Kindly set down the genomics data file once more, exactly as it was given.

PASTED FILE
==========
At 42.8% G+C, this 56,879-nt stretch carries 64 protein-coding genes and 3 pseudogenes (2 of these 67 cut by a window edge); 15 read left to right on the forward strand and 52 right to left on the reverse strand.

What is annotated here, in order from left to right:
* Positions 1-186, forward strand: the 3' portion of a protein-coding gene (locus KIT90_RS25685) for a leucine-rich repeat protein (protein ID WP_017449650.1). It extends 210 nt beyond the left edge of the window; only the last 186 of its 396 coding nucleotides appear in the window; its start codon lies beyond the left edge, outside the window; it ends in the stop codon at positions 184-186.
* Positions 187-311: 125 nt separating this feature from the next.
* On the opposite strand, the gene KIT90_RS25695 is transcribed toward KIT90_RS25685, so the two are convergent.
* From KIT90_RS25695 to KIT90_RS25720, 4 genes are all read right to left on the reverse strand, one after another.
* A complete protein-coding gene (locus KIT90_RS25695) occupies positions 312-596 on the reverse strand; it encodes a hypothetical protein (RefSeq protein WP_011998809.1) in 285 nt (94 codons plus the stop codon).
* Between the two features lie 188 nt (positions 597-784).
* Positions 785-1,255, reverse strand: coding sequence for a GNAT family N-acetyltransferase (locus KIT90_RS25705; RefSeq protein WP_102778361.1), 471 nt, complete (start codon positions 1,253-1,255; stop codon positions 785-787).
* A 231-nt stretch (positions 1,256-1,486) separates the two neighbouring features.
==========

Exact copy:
At 42.8% G+C, this 56,879-nt stretch carries 64 protein-coding genes and 3 pseudogenes (2 of these 67 cut by a window edge); 15 read left to right on the forward strand and 52 right to left on the reverse strand.

What is annotated here, in order from left to right:
* Positions 1-186, forward strand: the 3' portion of a protein-coding gene (locus KIT90_RS25685) for a leucine-rich repeat protein (protein ID WP_017449650.1). It extends 210 nt beyond the left edge of the window; only the last 186 of its 396 coding nucleotides appear in the window; its start codon lies beyond the left edge, outside the window; it ends in the stop codon at positions 184-186.
* Positions 187-311: 125 nt separating this feature from the next.
* On the opposite strand, the gene KIT90_RS25695 is transcribed toward KIT90_RS25685, so the two are convergent.
* From KIT90_RS25695 to KIT90_RS25720, 4 genes are all read right to left on the reverse strand, one after another.
* A complete protein-coding gene (locus KIT90_RS25695) occupies positions 312-596 on the reverse strand; it encodes a hypothetical protein (RefSeq protein WP_011998809.1) in 285 nt (94 codons plus the stop codon).
* Between the two features lie 188 nt (positions 597-784).
* Positions 785-1,255, reverse strand: coding sequence for a GNAT family N-acetyltransferase (locus KIT90_RS25705; RefSeq protein WP_102778361.1), 471 nt, complete (start codon positions 1,253-1,255; stop codon positions 785-787).
* A 231-nt stretch (positions 1,256-1,486) separates the two neighbouring features.